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First Aid for Small Businesses

schedule 1 week, 5 days ago by Ben Piper in Health and Safety

Plaster at work

Accidents and medical emergencies can happen in any business, whether there are lots of obvious hazards such as machinery or cutting equipment, or it’s just an office. Workplace injuries are often minor, which means that a good first aid setup should be able to deal with them quickly and efficiently. Incidents can also be severe, which means the right first aid response could be life-saving. In this article, we’re going to look at what small businesses need to do to make sure they’ve thought properly about first aid, and that they’re sticking to the law.

Benefits of First Aid Planning

Good first aid planning can often be overlooked by small businesses, with so many other day-to-day pressures and concerns taking up time. It’s estimated by the British Red Cross that three quarters of businesses don’t even know where their first aid kit is. However, there are a variety of benefits that come with good first aid planning, such as:

  • A better response when an accident happens in the workplace is likely to reassure employees that management has their wellbeing in mind
  • Effective first aid reduces the impact of injuries, meaning employees are better looked after, and are likely to spend less time either off sick or unable to do their job properly
  • There are legal responsibilities that you must adhere to

Regulations & Responsibilities

The UK Government does set out some laws that must be followed when it comes to health and safety in the workplace, and naturally this will extend to first aid. The Health and Safety (First-Aid) Regulations 1981 are the main component of this. They state that employers, including small businesses, must make appropriate provisions for dealing with first aid situations.

What this entails will naturally vary significantly between businesses. As a smaller business, you might not be required to have a trained first aider on hand at all times, but if your workplace is particularly hazardous, then this is likely to be required. Similarly, the contents of a first aid box in an office may only need to be able to deal with minor staff kitchen accidents, whereas a warehouse first aid kit might need the materials to treat significant cuts or other injuries. If in doubt, consult government guidance on why your premises requires. We’ll cover some of the basics of a first aid kit later. Failure to take these precautions in the eyes of the law could result in a prosecution, which is why it’s important to ensure that your small business has at least the minimum level of considerations.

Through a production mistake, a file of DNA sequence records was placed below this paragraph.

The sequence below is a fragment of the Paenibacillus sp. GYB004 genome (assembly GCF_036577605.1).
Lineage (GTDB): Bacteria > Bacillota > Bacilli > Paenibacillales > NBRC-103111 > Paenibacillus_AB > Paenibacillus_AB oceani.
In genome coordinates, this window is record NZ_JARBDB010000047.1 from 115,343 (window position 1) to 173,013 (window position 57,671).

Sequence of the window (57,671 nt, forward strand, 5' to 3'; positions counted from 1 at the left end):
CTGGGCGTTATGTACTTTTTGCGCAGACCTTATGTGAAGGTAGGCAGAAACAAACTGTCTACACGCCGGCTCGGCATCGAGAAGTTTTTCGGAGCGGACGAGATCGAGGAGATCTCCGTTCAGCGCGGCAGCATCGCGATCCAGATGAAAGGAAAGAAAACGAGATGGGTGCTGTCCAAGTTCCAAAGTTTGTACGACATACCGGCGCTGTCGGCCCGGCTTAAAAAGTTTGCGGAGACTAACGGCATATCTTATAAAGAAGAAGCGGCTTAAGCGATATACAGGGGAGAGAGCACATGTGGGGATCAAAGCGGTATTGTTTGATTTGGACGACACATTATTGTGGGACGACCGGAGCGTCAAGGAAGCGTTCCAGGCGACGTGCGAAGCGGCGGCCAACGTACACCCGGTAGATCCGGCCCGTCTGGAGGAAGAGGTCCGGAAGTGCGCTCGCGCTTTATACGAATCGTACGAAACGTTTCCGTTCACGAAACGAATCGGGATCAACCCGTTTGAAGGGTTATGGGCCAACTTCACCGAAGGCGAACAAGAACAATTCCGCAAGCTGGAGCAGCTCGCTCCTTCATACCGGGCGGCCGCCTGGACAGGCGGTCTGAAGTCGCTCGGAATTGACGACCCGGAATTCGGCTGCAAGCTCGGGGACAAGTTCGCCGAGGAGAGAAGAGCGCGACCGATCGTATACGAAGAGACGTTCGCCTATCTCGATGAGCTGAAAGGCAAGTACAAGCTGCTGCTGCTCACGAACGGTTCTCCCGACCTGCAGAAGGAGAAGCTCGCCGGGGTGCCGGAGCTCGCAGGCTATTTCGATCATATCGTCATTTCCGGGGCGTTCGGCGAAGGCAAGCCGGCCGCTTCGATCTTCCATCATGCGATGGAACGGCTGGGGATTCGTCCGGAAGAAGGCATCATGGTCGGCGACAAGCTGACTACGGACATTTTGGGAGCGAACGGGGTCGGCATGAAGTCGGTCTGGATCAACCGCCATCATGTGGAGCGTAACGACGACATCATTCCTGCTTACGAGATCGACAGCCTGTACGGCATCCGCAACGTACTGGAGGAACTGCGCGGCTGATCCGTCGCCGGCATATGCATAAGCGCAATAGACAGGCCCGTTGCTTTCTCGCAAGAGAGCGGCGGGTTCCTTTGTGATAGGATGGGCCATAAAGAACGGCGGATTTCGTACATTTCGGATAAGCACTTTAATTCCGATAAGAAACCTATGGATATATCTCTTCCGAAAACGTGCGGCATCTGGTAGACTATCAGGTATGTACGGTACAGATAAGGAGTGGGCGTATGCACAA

First Aid Assessments

Part of being able to meet your responsibilities as an employer is in carrying out a first aid assessment. This will help you to work out exactly what you need to do. Go round your place of work and try to identify all possible risks to employees. Then determine the severity of them, who they could affect and when, and how they could be dealt with in a first aid situation. This will help you work out if you need any special first aid provision, what you need in your first aid kit, and whether you need trained members of staff.

As part of the assessment and its follow-up documentation, you may also need to detail what happens in the event of an incident. How is a first aider called to the scene? Who should call for an ambulance if necessary? How should workplace injuries be recorded?

Tip: Consult the Health & Safety Executive’s documentation to help you undertake a first aid needs assessment.

Training

It is very important to note that in order to become a qualified first aider, you or your employees must attend an accredited course that specifically gives you this qualification. Anyone can receive basic first aid training, and give first aid, but this does not make them a qualified first aider in the eyes of the law unless the correct level of training has been undertaken and passed.

However, dealing with first aid situations can be difficult for those who have no training at all, which is why it’s very useful to have at least some members of staff with a degree of knowledge, even if they are not qualified first aiders. While most incidents are minor, sometimes they can be life threatening, and a member of staff who understands how to put someone into the recovery position for example, can be the difference.

Virtual College offers a course on the First Aid Primary Survey, which is designed to help people understand how to approach an accident. Click here to find out more about what the course involves and how it may be beneficial to your business.

First Aid Kits

As previously mentioned, first aid kits can vary quite considerably from business to business, but a standard first aid kit that would suit most environments should contain the following, as suggested by the HSE:

  • Leaflet providing general advice on first aid
  • Individually wrapped sterile plasters in various sizes
  • Sterile eye pads
  • Individually wrapped sterile triangular bandages
  • Safety pins
  • Both large and medium-sized sterile individually wrapped unmedicated wound dressings
  • Disposable gloves

For more information about health and safety in the workplace, visit our Health & Safety courses page here.


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Ben Piper - Virtual College

Author: Ben Piper

Ben is a member of the Virtual College marketing team. He has a degree in economics and writes about business and education issues. In his spare time he loves food, drink and films.

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